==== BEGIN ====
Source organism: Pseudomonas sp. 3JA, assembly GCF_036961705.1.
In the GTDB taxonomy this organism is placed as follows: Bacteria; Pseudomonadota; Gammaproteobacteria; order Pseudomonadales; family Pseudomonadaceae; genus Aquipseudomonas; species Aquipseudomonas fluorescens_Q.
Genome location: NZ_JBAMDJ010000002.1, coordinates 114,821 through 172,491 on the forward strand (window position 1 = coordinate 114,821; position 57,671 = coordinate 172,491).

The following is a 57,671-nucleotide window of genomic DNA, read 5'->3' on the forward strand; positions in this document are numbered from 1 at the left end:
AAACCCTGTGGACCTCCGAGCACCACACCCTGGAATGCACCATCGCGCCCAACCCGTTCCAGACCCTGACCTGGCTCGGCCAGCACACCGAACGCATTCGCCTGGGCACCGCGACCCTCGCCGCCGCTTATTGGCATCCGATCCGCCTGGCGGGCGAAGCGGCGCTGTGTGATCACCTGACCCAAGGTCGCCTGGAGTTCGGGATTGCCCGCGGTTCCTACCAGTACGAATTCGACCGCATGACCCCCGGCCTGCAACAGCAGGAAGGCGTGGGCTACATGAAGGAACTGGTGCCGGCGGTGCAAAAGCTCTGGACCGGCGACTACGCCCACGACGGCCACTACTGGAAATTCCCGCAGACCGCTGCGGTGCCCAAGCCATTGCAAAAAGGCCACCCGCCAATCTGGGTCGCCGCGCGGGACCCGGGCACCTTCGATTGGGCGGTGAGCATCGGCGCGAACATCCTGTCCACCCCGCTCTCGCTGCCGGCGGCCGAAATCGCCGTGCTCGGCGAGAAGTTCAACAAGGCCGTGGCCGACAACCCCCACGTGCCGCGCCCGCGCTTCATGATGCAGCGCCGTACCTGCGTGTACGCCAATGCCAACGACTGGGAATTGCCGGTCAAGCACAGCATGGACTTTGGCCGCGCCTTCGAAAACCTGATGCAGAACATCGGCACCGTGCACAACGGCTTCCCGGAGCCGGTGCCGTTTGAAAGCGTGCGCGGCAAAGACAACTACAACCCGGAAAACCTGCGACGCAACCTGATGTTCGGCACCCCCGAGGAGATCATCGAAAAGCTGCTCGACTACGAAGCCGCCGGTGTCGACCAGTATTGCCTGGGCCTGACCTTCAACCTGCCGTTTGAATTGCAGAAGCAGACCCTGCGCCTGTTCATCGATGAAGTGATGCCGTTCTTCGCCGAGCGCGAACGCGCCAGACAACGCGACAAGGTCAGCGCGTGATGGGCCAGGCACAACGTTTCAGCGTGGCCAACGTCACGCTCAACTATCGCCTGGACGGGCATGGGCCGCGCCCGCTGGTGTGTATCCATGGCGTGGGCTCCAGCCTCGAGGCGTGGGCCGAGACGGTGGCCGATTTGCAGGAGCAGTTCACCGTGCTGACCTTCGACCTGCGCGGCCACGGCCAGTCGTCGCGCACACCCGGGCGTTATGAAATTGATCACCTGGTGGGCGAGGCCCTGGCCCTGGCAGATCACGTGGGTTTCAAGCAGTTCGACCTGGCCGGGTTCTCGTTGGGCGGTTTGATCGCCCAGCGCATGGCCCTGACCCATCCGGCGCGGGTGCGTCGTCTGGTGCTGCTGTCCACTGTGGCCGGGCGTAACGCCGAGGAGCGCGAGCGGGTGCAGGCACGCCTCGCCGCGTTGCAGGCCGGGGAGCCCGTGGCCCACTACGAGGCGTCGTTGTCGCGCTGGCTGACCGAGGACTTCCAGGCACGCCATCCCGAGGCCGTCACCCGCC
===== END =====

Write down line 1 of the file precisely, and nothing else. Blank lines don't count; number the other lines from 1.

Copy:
Source organism: Pseudomonas sp. 3JA, assembly GCF_036961705.1.